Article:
- On 30 April, Patrick Okoroafor was released from prison after 17 years. He had been unfairly sentenced to death for robbery, at the age of 14, after an unfair trial.
Twelve states failed to enact the federal Child Rights Act into law. The country's remand homes remained overcrowded and under-resourced. Police continued to detain children in police cells with adults.
Inter-communal violence continued in the Middle Belt region of Nigeria and claimed the lives of more than 100 people.
- In March, renewed clashes over land between ethnic groups in Benue State displaced up to 15,000 people.
- More than 60 people were reportedly killed between 6 and 7 July in clashes between Fulani herdsmen and villagers in Riyom, Barkin Ladi and other Local Government Areas in Plateau State. On 8 July, mourners, including Senator Gyang Dantong and Majority Leader of the Plateau House of Assembly, Gyang Fulani, who were attending the funeral of some of those killed, were attacked by unidentified gunmen. On 10 July, clashes continued between Christians and Muslims in nine different communities in Plateau State, leaving about 50 people dead.
In September, the High Court of Lagos State declared the mandatory imposition of the death penalty to be unconstitutional, in a case brought in 2008 by the Legal Resources Consortium (LRC), assisted by Nigerian NGO LEDAP (The Legal Defence and Assistance Project).
But the death penalty remained mandatory in Nigeria's penal laws for a wide range of crimes. There were approximately 1,002 inmates on death row by the end of 2012 including people who were juveniles at the time of the crime. Many were sentenced after blatantly unfair trials or after spending more than a decade in prison. The Federal Government said in 2012 that the moratorium on the death penalty in place the previous year was “voluntary”. Courts continued to pass death sentences.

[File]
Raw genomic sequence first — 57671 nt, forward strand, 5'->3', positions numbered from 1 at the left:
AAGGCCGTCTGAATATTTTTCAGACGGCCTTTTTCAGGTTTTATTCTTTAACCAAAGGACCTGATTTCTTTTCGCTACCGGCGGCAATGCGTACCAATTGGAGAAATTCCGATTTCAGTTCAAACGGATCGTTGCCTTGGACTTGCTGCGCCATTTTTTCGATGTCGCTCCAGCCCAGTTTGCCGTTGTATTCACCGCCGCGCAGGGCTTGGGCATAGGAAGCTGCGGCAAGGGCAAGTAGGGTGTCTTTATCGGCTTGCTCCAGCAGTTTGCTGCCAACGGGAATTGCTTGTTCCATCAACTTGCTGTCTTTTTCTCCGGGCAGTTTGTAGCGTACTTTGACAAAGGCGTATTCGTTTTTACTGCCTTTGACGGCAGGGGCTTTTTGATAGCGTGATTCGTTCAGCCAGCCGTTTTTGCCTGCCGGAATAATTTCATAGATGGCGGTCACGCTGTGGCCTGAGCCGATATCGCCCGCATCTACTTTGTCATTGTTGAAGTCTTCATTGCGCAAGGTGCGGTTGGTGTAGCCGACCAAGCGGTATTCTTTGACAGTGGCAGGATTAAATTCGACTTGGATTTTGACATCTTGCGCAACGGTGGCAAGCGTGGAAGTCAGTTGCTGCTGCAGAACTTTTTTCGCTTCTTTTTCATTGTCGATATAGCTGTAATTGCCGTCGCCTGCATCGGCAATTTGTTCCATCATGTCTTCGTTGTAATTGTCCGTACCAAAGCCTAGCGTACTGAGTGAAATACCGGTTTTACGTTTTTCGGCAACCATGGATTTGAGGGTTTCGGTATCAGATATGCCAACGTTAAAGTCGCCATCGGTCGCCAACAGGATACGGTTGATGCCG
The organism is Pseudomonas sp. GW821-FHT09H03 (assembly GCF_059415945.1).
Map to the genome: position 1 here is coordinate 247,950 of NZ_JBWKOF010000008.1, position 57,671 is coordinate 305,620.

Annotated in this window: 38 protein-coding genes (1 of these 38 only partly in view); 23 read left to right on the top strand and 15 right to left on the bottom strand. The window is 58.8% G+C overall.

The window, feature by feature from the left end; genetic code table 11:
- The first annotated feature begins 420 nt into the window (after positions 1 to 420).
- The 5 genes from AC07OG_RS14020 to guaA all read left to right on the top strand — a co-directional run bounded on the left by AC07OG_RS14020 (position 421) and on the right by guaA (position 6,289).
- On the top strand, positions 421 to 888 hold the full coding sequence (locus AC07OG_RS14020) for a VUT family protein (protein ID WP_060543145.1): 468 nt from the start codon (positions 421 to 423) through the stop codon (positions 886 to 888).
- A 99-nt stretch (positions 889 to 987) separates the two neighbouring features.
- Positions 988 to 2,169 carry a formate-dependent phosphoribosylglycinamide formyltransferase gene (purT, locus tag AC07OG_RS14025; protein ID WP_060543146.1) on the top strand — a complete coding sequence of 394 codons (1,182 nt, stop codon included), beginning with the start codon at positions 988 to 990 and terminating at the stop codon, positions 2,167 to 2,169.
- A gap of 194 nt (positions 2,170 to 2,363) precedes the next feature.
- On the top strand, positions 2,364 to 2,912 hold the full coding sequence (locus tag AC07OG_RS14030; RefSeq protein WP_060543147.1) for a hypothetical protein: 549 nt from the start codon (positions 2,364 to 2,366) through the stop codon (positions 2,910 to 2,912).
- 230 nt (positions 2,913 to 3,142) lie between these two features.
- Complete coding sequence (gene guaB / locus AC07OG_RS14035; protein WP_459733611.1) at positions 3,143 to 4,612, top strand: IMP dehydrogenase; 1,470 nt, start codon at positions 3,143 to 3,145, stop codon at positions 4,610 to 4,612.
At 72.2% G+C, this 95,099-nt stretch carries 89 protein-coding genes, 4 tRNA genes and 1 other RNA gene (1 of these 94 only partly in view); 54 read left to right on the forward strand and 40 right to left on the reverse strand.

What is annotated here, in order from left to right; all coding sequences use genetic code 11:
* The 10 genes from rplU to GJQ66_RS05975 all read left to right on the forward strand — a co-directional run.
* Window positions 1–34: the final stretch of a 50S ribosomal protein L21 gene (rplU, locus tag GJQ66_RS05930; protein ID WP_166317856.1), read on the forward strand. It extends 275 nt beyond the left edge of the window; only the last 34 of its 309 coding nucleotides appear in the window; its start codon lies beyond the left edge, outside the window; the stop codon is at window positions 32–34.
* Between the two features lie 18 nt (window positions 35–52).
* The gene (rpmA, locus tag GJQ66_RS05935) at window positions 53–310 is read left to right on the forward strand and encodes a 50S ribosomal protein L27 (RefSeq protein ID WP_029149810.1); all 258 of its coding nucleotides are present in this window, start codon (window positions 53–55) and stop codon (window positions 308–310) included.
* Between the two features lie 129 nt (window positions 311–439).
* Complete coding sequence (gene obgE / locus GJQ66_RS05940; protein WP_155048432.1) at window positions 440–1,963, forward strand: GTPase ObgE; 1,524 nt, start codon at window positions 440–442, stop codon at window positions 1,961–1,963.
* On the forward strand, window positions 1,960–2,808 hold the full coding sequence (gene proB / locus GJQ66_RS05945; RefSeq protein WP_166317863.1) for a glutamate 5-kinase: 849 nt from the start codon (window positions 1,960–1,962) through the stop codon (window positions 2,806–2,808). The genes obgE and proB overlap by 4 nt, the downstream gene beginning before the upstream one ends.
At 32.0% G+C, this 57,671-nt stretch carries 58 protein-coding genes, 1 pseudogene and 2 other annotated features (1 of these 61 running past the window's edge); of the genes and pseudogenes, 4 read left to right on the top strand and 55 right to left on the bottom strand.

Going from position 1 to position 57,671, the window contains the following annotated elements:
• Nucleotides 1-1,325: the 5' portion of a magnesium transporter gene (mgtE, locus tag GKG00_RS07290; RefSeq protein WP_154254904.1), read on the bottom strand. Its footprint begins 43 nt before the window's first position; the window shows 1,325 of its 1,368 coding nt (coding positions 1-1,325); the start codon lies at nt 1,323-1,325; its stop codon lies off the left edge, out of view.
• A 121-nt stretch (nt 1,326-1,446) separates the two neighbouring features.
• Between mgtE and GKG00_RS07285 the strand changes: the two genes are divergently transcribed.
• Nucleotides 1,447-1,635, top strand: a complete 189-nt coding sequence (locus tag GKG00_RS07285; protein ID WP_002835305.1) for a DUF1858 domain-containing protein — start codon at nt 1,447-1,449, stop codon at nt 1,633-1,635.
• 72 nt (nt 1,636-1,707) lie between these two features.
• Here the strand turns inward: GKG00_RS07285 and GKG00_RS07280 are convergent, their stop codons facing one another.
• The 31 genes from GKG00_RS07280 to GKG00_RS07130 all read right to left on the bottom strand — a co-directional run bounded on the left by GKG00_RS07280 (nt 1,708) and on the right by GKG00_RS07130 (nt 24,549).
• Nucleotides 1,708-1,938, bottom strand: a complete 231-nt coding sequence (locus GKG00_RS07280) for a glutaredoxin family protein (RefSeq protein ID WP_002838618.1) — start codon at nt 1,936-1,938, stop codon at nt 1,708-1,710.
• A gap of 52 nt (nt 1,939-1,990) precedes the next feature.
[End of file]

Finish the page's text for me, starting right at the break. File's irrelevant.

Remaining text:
- In October, the Governor of Edo State signed the death warrants of two death-row inmates in Benin Central Prison in Benin City, Edo State, despite an ongoing appeal. The executions were still pending at the end of the year.
- On 13 July, Olatunji Olaide was released from the Kirikiri Prison in Lagos after spending 23 years on death row for car robbery. The Court of Appeal declared him innocent on 5 June, and acquitted him.
Forced evictions and illegal demolitions continued across Nigeria. The homes of tens of thousands of people in four different communities in Port Harcourt, Lagos and Abuja were demolished in 2012. Hundreds of thousands remained at risk as state governments continued to issue threats of mass demolitions.
- In July, between 10,000 and 20,000 people were forcibly evicted from their homes in Abonnema Wharf in Port Harcourt, when the settlement was demolished without adequate notice or consultation, or compensation or provision of alternative housing. Residents had to sleep in cars, with friends or by the side of the road. Hundreds remained homeless.
- On 16 July, dozens of houses and structures were demolished in Makoko settlement in Lagos, with more than 2,000 people displaced with no alternative accommodation or adequate compensation, according to Nigerian NGO SERAC (Social and Economic Rights Action Centre). One person was killed when police opened fire at a peaceful protest against the demolitions. The officer was reportedly arrested.
- On 16 August, Mpape settlement in Abuja was partly demolished without adequate notice or consultation, despite an ongoing High Court case to prevent the demolitions. Mpape is one of 19 communities to be demolished as part of the “Abuja Master Plan”. NGOs estimated that one million people could be made homeless if the plan goes ahead.
Freedom of expression
Intimidation of and attacks against human rights defenders continued.